The Federals stopped for the night in the Wilderness so the wagon train could catch up. Many camped on the old Chancellorsville battlefield, where skeletons had been unearthed by weather. This macabre scene foreshadowed things to come as the armies bivouacked within two miles of each other.

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References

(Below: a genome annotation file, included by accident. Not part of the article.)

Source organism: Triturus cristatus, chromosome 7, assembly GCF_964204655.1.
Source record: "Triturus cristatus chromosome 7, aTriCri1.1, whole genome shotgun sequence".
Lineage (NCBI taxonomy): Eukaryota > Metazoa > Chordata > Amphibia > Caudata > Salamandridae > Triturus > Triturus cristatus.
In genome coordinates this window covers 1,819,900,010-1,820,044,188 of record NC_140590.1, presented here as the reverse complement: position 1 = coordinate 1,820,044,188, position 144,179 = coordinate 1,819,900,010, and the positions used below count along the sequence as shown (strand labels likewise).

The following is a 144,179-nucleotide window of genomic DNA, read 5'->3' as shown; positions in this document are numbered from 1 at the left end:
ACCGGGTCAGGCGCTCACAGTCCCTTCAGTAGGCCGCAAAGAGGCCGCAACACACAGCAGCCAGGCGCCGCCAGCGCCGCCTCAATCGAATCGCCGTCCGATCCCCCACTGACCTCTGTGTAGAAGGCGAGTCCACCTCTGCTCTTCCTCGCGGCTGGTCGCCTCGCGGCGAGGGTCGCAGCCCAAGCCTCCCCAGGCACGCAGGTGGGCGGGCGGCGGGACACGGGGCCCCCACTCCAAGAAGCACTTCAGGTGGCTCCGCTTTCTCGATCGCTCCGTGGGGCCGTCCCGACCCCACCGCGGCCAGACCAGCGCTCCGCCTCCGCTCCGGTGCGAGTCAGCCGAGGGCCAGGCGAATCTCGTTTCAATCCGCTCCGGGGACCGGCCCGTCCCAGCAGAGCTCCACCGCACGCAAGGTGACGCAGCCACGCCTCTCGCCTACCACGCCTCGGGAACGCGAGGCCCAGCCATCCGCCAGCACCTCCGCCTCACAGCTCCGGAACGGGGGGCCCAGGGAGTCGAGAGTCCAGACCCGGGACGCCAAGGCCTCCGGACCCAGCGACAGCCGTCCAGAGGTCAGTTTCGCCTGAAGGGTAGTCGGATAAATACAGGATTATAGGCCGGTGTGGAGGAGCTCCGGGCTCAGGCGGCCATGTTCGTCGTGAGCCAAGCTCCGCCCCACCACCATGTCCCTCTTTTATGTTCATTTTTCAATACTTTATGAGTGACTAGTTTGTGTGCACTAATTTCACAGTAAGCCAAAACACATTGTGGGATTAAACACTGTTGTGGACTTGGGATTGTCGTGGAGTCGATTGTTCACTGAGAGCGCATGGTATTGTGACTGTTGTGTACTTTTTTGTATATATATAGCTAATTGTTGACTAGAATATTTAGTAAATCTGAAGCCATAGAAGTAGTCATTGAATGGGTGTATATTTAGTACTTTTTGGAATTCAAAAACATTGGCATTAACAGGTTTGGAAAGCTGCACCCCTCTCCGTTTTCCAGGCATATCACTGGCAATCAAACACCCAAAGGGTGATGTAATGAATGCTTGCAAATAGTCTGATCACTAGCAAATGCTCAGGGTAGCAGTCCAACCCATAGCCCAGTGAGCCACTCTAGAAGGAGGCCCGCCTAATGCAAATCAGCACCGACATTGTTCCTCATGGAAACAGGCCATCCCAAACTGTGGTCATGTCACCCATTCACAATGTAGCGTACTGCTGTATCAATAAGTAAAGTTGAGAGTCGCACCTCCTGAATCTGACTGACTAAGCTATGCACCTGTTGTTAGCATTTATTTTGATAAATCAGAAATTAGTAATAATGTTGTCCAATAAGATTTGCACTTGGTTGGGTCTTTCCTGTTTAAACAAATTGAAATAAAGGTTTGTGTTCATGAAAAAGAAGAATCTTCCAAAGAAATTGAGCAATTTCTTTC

Anderson, Nancy Scott; Anderson, Dwight, The Generals: Ulysses S. Grant and Robert E. Lee (New York: Vintage Books, 1987), p. 446-48; Catton, Bruce, The American Heritage Picture History of the Civil War (New York: American Heritage Publishing Co., 1960), p. 446; CivilWarDailyGazette.com; Davis, Jefferson, The Rise and Fall of the Confederate Government: All Volumes (Heraklion Press, Kindle Edition 2013, 1889), Loc 20197-214, 20232; Denney, Robert E., The Civil War Years: A Day-by-Day Chronicle (New York: Gramercy Books, 1992 [1998 edition]), p. 399; Foote, Shelby, The Civil War: A Narrative: Volume 3: Red River to Appomattox (Vintage Civil War Library, Knopf Doubleday Publishing Group, Kindle Edition, 2011), Loc 3069-88, 3108-18; Fredriksen, John C., Civil War Almanac (New York: Checkmark Books, 2007), p. 428; Freeman, Douglas Southall, Lee (Scribner, Kindle Edition, 2008), Loc 6761; Goodwin, Doris Kearns, Team of Rivals: The Political Genius of Abraham Lincoln (New York: Simon and Schuster, 2005), p. 618-19; Jaynes, Gregory, The Killing Ground: Wilderness to Cold Harbor (Alexandria, VA: Time-Life Books, 1983), p. 57-61; Long, E.B. with Long, Barbara, The Civil War Day by Day (New York: Da Capo Press, Inc., 1971), p. 492; Mullins, Michael A., Historical Times Illustrated Encyclopedia of the Civil War (New York: Harper & Row, 1986, Patricia L. Faust ed.), p. 825-27; Ward, Geoffrey C., Burns, Ric, Burns, Ken, The Civil War (New York: Alfred A. Knopf, 1990), p. 285-88; Wert, Jeffry D., Historical Times Illustrated Encyclopedia of the Civil War (New York: Harper & Row, 1986, Patricia L. Faust ed.), p. 551